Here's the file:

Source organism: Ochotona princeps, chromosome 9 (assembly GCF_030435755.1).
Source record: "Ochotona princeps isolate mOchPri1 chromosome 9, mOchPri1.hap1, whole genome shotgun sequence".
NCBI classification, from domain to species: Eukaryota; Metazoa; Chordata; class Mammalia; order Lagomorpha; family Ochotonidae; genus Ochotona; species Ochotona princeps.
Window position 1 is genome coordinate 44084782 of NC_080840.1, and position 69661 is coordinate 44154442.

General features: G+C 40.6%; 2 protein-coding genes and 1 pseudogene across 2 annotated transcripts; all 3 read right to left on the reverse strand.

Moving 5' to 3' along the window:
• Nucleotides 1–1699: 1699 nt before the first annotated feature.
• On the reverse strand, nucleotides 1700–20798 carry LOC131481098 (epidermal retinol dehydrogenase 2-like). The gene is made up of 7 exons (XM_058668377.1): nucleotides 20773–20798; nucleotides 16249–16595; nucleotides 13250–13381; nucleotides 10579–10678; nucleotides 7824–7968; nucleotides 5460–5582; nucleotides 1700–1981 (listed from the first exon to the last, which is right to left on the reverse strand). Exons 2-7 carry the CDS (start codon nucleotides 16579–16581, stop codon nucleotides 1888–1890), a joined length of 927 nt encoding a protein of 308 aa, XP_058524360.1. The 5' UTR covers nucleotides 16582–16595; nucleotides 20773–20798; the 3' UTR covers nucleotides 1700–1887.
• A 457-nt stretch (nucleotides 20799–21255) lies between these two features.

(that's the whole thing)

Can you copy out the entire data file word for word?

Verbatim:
Source organism: Ochotona princeps, chromosome 9 (assembly GCF_030435755.1).
Source record: "Ochotona princeps isolate mOchPri1 chromosome 9, mOchPri1.hap1, whole genome shotgun sequence".
NCBI classification, from domain to species: Eukaryota; Metazoa; Chordata; class Mammalia; order Lagomorpha; family Ochotonidae; genus Ochotona; species Ochotona princeps.
Window position 1 is genome coordinate 44084782 of NC_080840.1, and position 69661 is coordinate 44154442.

General features: G+C 40.6%; 2 protein-coding genes and 1 pseudogene across 2 annotated transcripts; all 3 read right to left on the reverse strand.

Moving 5' to 3' along the window:
• Nucleotides 1–1699: 1699 nt before the first annotated feature.
• On the reverse strand, nucleotides 1700–20798 carry LOC131481098 (epidermal retinol dehydrogenase 2-like). The gene is made up of 7 exons (XM_058668377.1): nucleotides 20773–20798; nucleotides 16249–16595; nucleotides 13250–13381; nucleotides 10579–10678; nucleotides 7824–7968; nucleotides 5460–5582; nucleotides 1700–1981 (listed from the first exon to the last, which is right to left on the reverse strand). Exons 2-7 carry the CDS (start codon nucleotides 16579–16581, stop codon nucleotides 1888–1890), a joined length of 927 nt encoding a protein of 308 aa, XP_058524360.1. The 5' UTR covers nucleotides 16582–16595; nucleotides 20773–20798; the 3' UTR covers nucleotides 1700–1887.
• A 457-nt stretch (nucleotides 20799–21255) lies between these two features.